February 26, 2013

Location-based services are coming of age (and it’s way more than Foursquare)

3 iphone-screenshots
From left, screenshots of the new app Now, EyeEm and Gogobot.

Geolocation apps start to splinter into verticals

This is the second in an ongoing series on the state of geolocation apps, sites and services. Also see:
• Part 1: Are you ready for the place graph?

Target audience: Startups, entrepreneurs, businesses with location-based components, educators, journalists, general public.

JD LasicaIn part one of this series we looked back at the early days of geolocation, with Platial kicking off the geoloco revolution in the practically prehistoric year of 2005. Since then, a number of paradigm-shifting startups have already come, gone or been sold, among them fwix, Loopt, Ditto, Blockboard, Everyblock (shut down this month) and the late lamented NextStop and Whrrl.

geologo-logoOn Sunday Josh Williams, former founder-CEO of Gowalla and now a product manager at Facebook, penned a great writeup on the early years of the Foursquare-Gowalla death match, spanning 2009-2010, before Foursquare emerged as the King of Check-In Mountain.

Now that the table has been set, what’s next for geolocation? Is it all about Foursquare, Yelp, yawn and go home?

I don’t think so. Instead, we’re seeing geolocation begin to splinter into niches and verticals. And, within a couple of years, geolocation capabilities will simply be baked into our everyday on-the-go lives.

From Silicon Valley and elsewhere, startups have emerged with powerful, useful geolocation capabilities central to their business model. As someone who’s as much an entrepreneur as a social strategist, I’m about to cast off into these choppy waters myself with a startup called Placely. (Come add your email addy to be notified when we’re ready to roll!)

Flavors of location: Travel, recommendations, geo-social & more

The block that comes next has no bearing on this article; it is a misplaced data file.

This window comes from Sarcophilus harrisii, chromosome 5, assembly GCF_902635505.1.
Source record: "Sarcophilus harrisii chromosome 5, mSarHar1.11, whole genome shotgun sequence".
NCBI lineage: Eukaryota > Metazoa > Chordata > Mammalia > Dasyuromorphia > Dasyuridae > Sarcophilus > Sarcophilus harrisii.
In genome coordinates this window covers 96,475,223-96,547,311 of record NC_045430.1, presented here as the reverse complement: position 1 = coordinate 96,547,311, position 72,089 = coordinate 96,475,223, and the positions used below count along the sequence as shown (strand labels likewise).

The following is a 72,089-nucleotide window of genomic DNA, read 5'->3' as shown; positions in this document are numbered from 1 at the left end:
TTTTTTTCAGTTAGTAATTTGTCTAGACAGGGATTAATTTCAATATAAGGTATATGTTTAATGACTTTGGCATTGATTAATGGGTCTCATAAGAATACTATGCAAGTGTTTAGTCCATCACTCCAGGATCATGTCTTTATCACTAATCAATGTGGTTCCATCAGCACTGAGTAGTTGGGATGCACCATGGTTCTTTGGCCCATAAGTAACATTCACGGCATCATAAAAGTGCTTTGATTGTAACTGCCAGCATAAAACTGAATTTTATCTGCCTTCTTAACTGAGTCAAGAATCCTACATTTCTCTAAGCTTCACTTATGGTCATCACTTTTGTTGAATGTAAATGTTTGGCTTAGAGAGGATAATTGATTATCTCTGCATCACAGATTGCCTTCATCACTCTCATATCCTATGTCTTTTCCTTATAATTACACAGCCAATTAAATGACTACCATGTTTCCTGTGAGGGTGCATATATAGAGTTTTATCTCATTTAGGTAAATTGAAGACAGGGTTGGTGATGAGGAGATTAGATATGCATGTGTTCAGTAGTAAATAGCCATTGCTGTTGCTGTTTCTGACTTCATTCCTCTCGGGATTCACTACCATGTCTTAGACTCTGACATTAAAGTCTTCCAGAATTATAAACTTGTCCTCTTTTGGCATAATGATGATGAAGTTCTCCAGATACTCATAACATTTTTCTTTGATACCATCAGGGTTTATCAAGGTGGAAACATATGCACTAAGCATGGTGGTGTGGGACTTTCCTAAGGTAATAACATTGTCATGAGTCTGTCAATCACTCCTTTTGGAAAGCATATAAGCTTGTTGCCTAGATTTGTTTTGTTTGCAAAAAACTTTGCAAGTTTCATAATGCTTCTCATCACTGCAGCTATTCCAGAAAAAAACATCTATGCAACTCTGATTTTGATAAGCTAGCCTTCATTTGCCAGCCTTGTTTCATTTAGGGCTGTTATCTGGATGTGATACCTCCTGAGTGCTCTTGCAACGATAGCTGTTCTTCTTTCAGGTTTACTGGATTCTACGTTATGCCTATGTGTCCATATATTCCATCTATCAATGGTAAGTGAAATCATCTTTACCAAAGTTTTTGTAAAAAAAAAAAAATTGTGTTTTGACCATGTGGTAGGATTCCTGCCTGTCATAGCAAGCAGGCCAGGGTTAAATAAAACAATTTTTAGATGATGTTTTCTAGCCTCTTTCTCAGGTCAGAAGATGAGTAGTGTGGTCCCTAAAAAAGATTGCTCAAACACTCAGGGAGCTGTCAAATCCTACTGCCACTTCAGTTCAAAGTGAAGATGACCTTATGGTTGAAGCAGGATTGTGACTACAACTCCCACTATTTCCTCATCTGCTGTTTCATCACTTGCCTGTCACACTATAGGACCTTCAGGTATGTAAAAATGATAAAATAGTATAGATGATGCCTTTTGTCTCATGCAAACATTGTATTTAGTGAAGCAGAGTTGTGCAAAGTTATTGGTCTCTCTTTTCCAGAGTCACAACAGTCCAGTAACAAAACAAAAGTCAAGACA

We’re still in the expansion, experimentation and buyout phase — before the inevitable contraction, consolidation and hand-wringing phase sets in

In surveying the competitive landscape, I’ve been struck by how diverse the geo landscape has become. We’re still in the expansion, experimentation and buyout phase — before the inevitable contraction, consolidation and hand-wringing phase sets in. Every week, it seems, I hear about a new startup doing something interesting with geolocation. (I still wish Gowalla had pivoted instead of selling to Facebook.)

Navigation apps like Waze and mapping sites (Google, Apple, Mapquest, Bing Maps) are all about location, but they’re too obvious to include here.

So what are the new breed of startups using location information in interesting new ways? Continue reading

January 28, 2013

Are you ready for the place graph?

Jason-Wilson
Jason Wilson, co-founder of Platial, in San Francisco on Thursday (iPhone photo by JD Lasica).

Platial helped pioneer place-based social networking

This is the first of a multi-part series on geolocation startups and services.

Target audience: Entrepreneurs, founders, startups, geolocation services, mobile ad networks, businesses, educators, journalists, general public.

JD LasicaFor years, entrepreneurs, tech observers and funders have known two things about the geolocation space: It holds an enormous amount of promise, and it’s taking an awfully long time to get there.

geologo-logoGeolocation startups are hot in Silicon Valley right now, from Zkatter, a San Francisco-based startup from British young gun Matt Hagger that wants you to capture and share moments in real time through mobile video, to Findery, the venture-backed San Francisco startup from Flickr co-founder Caterina Fake that wants you to leave notes, media and digital objects for others at specific locations.

What’s my connection with geoloco? For the past half year I’ve been working on a geolocation startup called Placely (register for the beta here). We’re still early in development, so I’ll talk more about our plans for Placely in a future post. But today I think it’s worth doing a quick survey of how far we’ve come (not very) and how far we still have to go as geolocation gets ready for its closeup. Continue reading

June 6, 2012

Why you, too, should be social media slutty

Are you plugged into new communities, interests and passions?

LinkedIn

Photo credit: Christopher S. Penn

Chris AbrahamIf you call yourself a social media marketer and you’re not completely promiscuous about it, you’re not serving yourself, your boss, or your clients. If you’re not constantly downloading new apps or registering for every single new social network, you’re slacking. If you don’t endlessly click YES when it asks you if you want to search for or invite your friends, you’re derelict in your duties. And if you aren’t hooked in to share everywhere whenever possible, you’re not going to understand how all of these connectors, sharing strategies, cross-posting techniques, check-in features, and general spaminess and shamelessness quotients work first hand.